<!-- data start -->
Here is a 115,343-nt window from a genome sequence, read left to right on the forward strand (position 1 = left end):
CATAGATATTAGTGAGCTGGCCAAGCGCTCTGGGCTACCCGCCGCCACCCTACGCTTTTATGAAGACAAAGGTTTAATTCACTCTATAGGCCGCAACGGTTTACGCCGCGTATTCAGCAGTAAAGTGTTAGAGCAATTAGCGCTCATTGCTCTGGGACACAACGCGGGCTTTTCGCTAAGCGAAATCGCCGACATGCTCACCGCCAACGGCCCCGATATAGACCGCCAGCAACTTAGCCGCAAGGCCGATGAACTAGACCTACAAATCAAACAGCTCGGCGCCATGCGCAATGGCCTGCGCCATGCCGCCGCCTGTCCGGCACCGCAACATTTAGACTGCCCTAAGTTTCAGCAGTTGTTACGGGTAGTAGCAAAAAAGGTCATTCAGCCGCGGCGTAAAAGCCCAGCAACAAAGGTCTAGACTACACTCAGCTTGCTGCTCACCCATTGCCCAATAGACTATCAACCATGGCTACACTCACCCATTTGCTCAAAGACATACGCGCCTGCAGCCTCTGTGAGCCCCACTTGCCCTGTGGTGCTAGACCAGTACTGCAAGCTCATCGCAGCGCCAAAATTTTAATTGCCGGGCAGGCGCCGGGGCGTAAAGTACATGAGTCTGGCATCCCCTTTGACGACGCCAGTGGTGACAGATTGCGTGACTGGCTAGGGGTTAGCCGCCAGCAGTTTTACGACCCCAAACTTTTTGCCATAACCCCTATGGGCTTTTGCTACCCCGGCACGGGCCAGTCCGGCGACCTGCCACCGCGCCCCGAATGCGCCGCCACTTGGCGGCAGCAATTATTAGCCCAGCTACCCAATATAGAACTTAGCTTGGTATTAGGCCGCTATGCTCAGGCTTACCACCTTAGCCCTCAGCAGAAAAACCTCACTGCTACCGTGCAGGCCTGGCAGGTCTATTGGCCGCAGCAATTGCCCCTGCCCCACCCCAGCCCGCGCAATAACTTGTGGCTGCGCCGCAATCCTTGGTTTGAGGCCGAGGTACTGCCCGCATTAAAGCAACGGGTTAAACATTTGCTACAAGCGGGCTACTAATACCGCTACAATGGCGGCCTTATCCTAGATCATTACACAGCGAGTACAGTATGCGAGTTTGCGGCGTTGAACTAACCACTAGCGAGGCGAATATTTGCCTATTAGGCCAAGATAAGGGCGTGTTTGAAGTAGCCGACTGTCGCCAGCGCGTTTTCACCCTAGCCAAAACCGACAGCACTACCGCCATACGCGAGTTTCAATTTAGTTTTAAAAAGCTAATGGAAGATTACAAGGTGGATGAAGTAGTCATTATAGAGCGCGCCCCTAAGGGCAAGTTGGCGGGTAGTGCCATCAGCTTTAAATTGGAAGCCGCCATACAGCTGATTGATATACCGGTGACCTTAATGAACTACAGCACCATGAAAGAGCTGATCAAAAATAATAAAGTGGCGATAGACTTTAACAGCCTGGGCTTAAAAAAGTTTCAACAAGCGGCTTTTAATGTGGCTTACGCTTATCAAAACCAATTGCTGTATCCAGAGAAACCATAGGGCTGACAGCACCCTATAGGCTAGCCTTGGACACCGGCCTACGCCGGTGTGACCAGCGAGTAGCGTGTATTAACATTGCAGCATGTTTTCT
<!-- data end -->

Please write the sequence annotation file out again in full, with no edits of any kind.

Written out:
Here is a 115,343-nt window from a genome sequence, read left to right on the forward strand (position 1 = left end):
CATAGATATTAGTGAGCTGGCCAAGCGCTCTGGGCTACCCGCCGCCACCCTACGCTTTTATGAAGACAAAGGTTTAATTCACTCTATAGGCCGCAACGGTTTACGCCGCGTATTCAGCAGTAAAGTGTTAGAGCAATTAGCGCTCATTGCTCTGGGACACAACGCGGGCTTTTCGCTAAGCGAAATCGCCGACATGCTCACCGCCAACGGCCCCGATATAGACCGCCAGCAACTTAGCCGCAAGGCCGATGAACTAGACCTACAAATCAAACAGCTCGGCGCCATGCGCAATGGCCTGCGCCATGCCGCCGCCTGTCCGGCACCGCAACATTTAGACTGCCCTAAGTTTCAGCAGTTGTTACGGGTAGTAGCAAAAAAGGTCATTCAGCCGCGGCGTAAAAGCCCAGCAACAAAGGTCTAGACTACACTCAGCTTGCTGCTCACCCATTGCCCAATAGACTATCAACCATGGCTACACTCACCCATTTGCTCAAAGACATACGCGCCTGCAGCCTCTGTGAGCCCCACTTGCCCTGTGGTGCTAGACCAGTACTGCAAGCTCATCGCAGCGCCAAAATTTTAATTGCCGGGCAGGCGCCGGGGCGTAAAGTACATGAGTCTGGCATCCCCTTTGACGACGCCAGTGGTGACAGATTGCGTGACTGGCTAGGGGTTAGCCGCCAGCAGTTTTACGACCCCAAACTTTTTGCCATAACCCCTATGGGCTTTTGCTACCCCGGCACGGGCCAGTCCGGCGACCTGCCACCGCGCCCCGAATGCGCCGCCACTTGGCGGCAGCAATTATTAGCCCAGCTACCCAATATAGAACTTAGCTTGGTATTAGGCCGCTATGCTCAGGCTTACCACCTTAGCCCTCAGCAGAAAAACCTCACTGCTACCGTGCAGGCCTGGCAGGTCTATTGGCCGCAGCAATTGCCCCTGCCCCACCCCAGCCCGCGCAATAACTTGTGGCTGCGCCGCAATCCTTGGTTTGAGGCCGAGGTACTGCCCGCATTAAAGCAACGGGTTAAACATTTGCTACAAGCGGGCTACTAATACCGCTACAATGGCGGCCTTATCCTAGATCATTACACAGCGAGTACAGTATGCGAGTTTGCGGCGTTGAACTAACCACTAGCGAGGCGAATATTTGCCTATTAGGCCAAGATAAGGGCGTGTTTGAAGTAGCCGACTGTCGCCAGCGCGTTTTCACCCTAGCCAAAACCGACAGCACTACCGCCATACGCGAGTTTCAATTTAGTTTTAAAAAGCTAATGGAAGATTACAAGGTGGATGAAGTAGTCATTATAGAGCGCGCCCCTAAGGGCAAGTTGGCGGGTAGTGCCATCAGCTTTAAATTGGAAGCCGCCATACAGCTGATTGATATACCGGTGACCTTAATGAACTACAGCACCATGAAAGAGCTGATCAAAAATAATAAAGTGGCGATAGACTTTAACAGCCTGGGCTTAAAAAAGTTTCAACAAGCGGCTTTTAATGTGGCTTACGCTTATCAAAACCAATTGCTGTATCCAGAGAAACCATAGGGCTGACAGCACCCTATAGGCTAGCCTTGGACACCGGCCTACGCCGGTGTGACCAGCGAGTAGCGTGTATTAACATTGCAGCATGTTTTCT